Understanding Neural ALU


Hi, you must have heard by now the new paper published by Google DeepMind — Neural Arithmetic Logic Unit. Last week I skimmed through it and ever since I was curious to understand the nuances of its mathematics. So here I try to write my understanding on the paper after reading it. I don’t think there’s any better way to learn than to tell the world what you know, so here it is.

Today, neural networks as we know it, are able to recognise objects, generate data, translate pretty much anything and can even learn to drive cars provided you have wide data to train on. But one thing neural nets lack is the ability to count or learn numerical functions. Well, they do work pretty well inside training data but what happens when we extrapolate our data and feed it to the same nets. Of course they fail. So this is the core theme of this paper. Neural Arithmetic Logic Unit (NALU) as they say, are able to track time, perform arithmetic over images of numbers, translate numerical language into real-valued scalars, execute computer code, and count objects in images.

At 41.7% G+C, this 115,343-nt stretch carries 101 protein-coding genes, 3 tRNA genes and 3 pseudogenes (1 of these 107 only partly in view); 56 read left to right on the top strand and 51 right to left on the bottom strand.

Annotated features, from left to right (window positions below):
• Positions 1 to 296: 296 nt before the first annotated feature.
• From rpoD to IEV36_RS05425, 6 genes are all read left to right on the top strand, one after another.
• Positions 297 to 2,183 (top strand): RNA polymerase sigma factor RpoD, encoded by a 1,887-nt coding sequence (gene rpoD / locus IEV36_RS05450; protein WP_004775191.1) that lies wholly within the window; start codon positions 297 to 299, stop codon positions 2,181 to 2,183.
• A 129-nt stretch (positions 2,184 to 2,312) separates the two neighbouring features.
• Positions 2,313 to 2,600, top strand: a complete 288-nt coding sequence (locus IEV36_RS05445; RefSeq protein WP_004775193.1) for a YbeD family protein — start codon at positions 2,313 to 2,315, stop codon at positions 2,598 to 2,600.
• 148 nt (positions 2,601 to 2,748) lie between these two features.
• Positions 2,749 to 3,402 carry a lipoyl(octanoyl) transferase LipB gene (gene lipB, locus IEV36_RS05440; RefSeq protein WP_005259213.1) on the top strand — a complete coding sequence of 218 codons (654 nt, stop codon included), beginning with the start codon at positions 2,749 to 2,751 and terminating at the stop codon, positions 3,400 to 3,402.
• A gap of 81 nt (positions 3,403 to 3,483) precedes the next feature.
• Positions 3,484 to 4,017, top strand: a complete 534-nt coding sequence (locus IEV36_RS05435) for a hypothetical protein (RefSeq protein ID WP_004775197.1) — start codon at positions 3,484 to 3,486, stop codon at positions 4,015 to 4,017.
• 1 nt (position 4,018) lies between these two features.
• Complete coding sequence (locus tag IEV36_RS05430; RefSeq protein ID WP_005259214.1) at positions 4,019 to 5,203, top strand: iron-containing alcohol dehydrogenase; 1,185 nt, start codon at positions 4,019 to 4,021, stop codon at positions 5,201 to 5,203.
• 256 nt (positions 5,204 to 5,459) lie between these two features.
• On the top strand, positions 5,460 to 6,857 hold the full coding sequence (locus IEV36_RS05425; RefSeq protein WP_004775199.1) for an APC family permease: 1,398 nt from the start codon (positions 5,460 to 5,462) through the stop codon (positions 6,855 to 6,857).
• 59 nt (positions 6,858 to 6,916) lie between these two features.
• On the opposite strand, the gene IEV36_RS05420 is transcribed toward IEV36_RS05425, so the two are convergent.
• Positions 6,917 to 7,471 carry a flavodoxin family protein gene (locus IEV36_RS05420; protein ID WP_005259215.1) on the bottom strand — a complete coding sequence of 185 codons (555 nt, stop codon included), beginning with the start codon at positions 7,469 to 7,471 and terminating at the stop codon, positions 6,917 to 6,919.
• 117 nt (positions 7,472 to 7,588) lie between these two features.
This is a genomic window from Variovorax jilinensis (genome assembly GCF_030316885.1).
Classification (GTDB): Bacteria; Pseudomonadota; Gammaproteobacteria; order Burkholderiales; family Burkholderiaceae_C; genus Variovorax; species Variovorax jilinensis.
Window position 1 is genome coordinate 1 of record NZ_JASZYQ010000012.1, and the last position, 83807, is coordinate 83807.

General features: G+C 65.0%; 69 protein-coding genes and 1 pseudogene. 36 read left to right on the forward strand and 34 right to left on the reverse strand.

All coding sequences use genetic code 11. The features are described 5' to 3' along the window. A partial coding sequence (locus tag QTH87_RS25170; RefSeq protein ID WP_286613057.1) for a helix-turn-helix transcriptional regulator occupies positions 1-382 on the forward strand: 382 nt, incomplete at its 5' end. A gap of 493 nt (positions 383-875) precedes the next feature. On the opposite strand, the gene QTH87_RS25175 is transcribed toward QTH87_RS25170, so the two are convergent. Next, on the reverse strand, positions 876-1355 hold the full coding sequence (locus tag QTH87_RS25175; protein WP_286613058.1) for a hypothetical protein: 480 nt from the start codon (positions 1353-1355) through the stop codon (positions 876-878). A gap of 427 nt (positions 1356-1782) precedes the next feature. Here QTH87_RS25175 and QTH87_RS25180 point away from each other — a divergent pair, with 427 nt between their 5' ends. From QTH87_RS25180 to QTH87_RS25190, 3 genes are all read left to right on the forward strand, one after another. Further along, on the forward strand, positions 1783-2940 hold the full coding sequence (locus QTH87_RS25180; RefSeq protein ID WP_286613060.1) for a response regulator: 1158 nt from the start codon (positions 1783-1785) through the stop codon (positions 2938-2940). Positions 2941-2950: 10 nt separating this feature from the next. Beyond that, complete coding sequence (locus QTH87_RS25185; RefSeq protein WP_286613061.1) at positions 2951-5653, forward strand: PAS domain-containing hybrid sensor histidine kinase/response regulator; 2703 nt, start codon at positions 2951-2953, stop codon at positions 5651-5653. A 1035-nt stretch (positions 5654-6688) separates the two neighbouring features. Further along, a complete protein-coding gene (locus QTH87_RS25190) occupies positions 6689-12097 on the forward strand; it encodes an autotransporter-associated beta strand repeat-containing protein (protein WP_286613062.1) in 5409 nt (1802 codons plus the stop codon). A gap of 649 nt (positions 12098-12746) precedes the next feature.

To illustrate numerical extrapolation failures in Neural Networks, they trained normal neural networks to learn the identity function. The training data consisted of numbers between -5 and 5 and they tested the learned function on numbers between -20 and 20. The model was an autoencoder which accepted a scalar value as an input(eg. input-2), encoded it using fully connected layers, then reconstructed the input value as a linear combination of the last hidden layer(eg. output-2). Conclusion — All nonlinear functions fail to learn to represent numbers outside of the range seen during training. The severity of this failure directly corresponds to the degree of non-linearity within the chosen activation function.